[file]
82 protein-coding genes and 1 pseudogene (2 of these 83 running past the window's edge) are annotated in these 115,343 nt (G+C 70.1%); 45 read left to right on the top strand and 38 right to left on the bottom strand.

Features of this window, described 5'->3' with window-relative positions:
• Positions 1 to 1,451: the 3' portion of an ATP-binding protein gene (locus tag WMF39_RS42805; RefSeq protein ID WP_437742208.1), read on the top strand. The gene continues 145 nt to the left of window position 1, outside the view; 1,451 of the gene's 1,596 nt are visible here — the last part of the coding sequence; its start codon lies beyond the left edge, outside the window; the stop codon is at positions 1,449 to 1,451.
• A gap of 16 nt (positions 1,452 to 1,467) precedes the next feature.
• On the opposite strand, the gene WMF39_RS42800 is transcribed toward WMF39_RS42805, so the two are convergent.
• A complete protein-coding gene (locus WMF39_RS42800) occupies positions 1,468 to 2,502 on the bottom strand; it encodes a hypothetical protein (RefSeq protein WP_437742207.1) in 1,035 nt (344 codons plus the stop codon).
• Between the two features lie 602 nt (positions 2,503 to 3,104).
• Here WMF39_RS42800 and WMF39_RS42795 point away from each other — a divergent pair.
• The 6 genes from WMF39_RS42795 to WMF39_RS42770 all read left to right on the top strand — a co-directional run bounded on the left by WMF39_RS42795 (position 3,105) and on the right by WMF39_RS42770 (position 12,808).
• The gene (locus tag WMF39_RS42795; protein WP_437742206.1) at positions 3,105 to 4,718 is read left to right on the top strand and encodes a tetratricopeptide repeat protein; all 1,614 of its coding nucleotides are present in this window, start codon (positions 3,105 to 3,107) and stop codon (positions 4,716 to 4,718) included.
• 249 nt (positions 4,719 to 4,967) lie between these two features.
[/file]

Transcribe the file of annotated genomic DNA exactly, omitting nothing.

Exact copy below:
82 protein-coding genes and 1 pseudogene (2 of these 83 running past the window's edge) are annotated in these 115,343 nt (G+C 70.1%); 45 read left to right on the top strand and 38 right to left on the bottom strand.

Features of this window, described 5'->3' with window-relative positions:
• Positions 1 to 1,451: the 3' portion of an ATP-binding protein gene (locus tag WMF39_RS42805; RefSeq protein ID WP_437742208.1), read on the top strand. The gene continues 145 nt to the left of window position 1, outside the view; 1,451 of the gene's 1,596 nt are visible here — the last part of the coding sequence; its start codon lies beyond the left edge, outside the window; the stop codon is at positions 1,449 to 1,451.
• A gap of 16 nt (positions 1,452 to 1,467) precedes the next feature.
• On the opposite strand, the gene WMF39_RS42800 is transcribed toward WMF39_RS42805, so the two are convergent.
• A complete protein-coding gene (locus WMF39_RS42800) occupies positions 1,468 to 2,502 on the bottom strand; it encodes a hypothetical protein (RefSeq protein WP_437742207.1) in 1,035 nt (344 codons plus the stop codon).
• Between the two features lie 602 nt (positions 2,503 to 3,104).
• Here WMF39_RS42800 and WMF39_RS42795 point away from each other — a divergent pair.
• The 6 genes from WMF39_RS42795 to WMF39_RS42770 all read left to right on the top strand — a co-directional run bounded on the left by WMF39_RS42795 (position 3,105) and on the right by WMF39_RS42770 (position 12,808).
• The gene (locus tag WMF39_RS42795; protein WP_437742206.1) at positions 3,105 to 4,718 is read left to right on the top strand and encodes a tetratricopeptide repeat protein; all 1,614 of its coding nucleotides are present in this window, start codon (positions 3,105 to 3,107) and stop codon (positions 4,716 to 4,718) included.
• 249 nt (positions 4,719 to 4,967) lie between these two features.